Securing a homestead exemption in Florida can provide you with key benefits when it comes to estate planning. It provides some protection from creditors who have sued you and received a judgment against you.
These creditors cannot, for example, force the sale of your homestead property to collect on the debt owed to them. This protection even extends to any beneficiaries who assume ownership of the property after your passing. While this does not apply to judgments against the property specifically, a homestead exemption does provide you with considerable protection.
However, due to the complex rules associated with establishing a homestead in Florida, many people are unsure how to start the process.
In short, all of the following must be true if you are to designate a property as a homestead in Florida:
- You have held the legal or beneficial title to the property as of January 1 of this year.
- You live on the property.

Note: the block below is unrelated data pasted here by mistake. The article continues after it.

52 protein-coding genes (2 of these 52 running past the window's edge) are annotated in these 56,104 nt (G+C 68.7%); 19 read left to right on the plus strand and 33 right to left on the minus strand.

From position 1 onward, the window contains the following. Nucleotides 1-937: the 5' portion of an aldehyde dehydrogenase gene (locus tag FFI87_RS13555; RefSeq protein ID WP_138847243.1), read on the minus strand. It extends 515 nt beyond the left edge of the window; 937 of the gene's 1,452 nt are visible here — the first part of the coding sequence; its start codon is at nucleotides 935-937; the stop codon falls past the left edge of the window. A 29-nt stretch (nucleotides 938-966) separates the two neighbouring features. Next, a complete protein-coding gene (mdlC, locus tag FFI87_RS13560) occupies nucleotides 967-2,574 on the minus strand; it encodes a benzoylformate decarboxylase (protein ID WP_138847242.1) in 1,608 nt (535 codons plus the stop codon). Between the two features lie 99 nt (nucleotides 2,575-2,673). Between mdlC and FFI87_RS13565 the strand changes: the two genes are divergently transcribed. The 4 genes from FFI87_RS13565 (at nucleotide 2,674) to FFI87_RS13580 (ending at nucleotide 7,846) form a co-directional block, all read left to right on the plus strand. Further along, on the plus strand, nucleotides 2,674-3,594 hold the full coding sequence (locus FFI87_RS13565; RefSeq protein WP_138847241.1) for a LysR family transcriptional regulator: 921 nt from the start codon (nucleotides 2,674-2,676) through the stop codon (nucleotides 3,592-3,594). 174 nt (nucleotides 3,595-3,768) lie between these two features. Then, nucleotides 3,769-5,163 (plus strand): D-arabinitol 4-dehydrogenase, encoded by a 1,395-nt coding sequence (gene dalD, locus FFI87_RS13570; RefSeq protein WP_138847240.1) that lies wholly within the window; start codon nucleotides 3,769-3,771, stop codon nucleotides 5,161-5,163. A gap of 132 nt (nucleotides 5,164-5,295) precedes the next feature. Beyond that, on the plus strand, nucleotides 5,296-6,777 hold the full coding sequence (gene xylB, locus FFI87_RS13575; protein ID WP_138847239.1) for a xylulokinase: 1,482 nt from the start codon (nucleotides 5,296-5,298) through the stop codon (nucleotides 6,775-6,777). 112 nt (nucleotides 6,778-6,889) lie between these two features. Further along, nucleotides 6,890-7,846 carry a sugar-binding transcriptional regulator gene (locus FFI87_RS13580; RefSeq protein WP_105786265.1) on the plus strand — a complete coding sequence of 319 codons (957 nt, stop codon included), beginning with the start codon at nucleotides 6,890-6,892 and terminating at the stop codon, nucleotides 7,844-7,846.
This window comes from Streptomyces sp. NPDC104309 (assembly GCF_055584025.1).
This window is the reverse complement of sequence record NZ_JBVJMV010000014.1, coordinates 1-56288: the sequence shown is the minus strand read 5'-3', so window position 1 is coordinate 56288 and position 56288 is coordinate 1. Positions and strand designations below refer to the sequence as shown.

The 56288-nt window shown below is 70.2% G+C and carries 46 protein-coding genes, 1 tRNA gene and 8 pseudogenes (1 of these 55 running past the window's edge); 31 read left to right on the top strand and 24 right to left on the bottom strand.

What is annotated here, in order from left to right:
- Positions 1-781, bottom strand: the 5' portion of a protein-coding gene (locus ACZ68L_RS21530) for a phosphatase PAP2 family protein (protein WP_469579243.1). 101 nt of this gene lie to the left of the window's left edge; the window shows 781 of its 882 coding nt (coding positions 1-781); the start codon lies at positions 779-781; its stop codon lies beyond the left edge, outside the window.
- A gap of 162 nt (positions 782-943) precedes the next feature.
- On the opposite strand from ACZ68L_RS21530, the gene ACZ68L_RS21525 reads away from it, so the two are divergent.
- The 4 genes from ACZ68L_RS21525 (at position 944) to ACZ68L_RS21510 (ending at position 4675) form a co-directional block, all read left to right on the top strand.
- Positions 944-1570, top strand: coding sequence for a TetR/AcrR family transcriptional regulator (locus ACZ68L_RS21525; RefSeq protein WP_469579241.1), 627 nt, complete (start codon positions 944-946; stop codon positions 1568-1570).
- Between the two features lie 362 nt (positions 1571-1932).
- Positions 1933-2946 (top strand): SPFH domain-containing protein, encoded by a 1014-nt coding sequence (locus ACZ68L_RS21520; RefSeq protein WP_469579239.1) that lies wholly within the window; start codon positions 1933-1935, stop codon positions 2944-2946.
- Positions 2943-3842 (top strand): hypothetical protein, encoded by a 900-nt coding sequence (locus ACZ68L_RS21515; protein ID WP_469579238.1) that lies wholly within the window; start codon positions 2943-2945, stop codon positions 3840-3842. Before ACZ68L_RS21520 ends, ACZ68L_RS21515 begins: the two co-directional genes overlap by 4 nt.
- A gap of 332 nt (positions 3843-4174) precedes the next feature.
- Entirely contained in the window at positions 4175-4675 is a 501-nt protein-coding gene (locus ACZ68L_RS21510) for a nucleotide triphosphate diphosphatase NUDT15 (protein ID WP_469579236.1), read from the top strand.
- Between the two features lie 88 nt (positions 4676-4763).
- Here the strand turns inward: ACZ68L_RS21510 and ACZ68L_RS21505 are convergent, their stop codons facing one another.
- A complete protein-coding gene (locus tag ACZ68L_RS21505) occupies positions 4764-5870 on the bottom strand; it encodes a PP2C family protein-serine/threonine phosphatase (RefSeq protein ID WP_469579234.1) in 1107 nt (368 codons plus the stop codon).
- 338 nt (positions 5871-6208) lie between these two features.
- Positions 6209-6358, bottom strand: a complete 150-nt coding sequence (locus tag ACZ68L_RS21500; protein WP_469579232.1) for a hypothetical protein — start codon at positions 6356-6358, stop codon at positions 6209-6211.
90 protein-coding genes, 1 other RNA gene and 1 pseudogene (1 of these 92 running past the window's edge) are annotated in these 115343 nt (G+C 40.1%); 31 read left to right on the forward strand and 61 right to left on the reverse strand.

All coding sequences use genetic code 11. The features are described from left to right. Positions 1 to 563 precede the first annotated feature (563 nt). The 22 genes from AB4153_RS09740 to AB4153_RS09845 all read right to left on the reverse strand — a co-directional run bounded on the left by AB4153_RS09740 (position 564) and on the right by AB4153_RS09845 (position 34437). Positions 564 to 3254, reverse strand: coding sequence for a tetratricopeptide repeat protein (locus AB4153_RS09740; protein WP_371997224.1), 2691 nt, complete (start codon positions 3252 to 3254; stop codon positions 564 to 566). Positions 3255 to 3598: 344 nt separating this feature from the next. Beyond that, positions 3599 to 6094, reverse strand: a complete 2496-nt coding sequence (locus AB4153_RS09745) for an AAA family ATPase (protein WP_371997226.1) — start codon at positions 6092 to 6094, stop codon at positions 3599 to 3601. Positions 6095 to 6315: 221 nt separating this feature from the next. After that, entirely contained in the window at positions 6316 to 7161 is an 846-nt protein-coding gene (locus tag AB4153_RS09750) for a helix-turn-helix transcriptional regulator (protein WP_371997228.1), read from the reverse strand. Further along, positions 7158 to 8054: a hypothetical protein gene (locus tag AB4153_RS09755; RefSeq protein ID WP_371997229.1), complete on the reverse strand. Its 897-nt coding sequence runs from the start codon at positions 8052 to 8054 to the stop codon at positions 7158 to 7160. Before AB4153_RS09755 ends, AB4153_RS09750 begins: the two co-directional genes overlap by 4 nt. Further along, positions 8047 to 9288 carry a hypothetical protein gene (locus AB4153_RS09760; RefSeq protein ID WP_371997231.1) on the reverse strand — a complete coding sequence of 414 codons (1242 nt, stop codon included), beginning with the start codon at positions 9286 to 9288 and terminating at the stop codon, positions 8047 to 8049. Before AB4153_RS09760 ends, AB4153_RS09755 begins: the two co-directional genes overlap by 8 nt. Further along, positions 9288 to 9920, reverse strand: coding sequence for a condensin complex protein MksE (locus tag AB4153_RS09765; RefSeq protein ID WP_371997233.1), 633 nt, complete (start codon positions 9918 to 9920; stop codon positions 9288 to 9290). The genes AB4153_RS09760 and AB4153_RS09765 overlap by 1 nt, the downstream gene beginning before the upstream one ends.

- You are a permanent resident of Florida.
- You are a citizen or permanent legal resident of the United States.
If you meet these criteria, you must then apply for the homestead exemption at your county’s property appraisal office, doing so between January 1 and March 1 of the year in question.
Once you have designated the property as your homestead, it will remain as such until you inform the local property appraiser otherwise.
Getting a homestead exemption also affects the estate planning process. If you are married and have a child under the age of 18, your spouse would inherit the property and would receive the same protections the homestead provides.
If you are married without kids and you did not leave the property to your spouse in your last will and testament, your spouse will still inherit the property through a “life estate.” Your spouse would be able to live in the house for the long term and would assume sole responsibility for paying property taxes and homeowners’ insurance.
Many unmarried people with children want to have their kids inherit their house once they pass away. To make this happen requires some planning. Working with an attorney, you can establish an irrevocable trust that holds the property until a predetermined time, such as when the child turns 21 years old. The homestead exemption would apply throughout this period.
For more information on Florida’s homestead laws and how they affect estate planning, contact an experienced attorney with the Law Office of Nancy J. Oset. Call the firm today at 727-387-3671 or contact me online to schedule a consultation at my Palm Harbor office.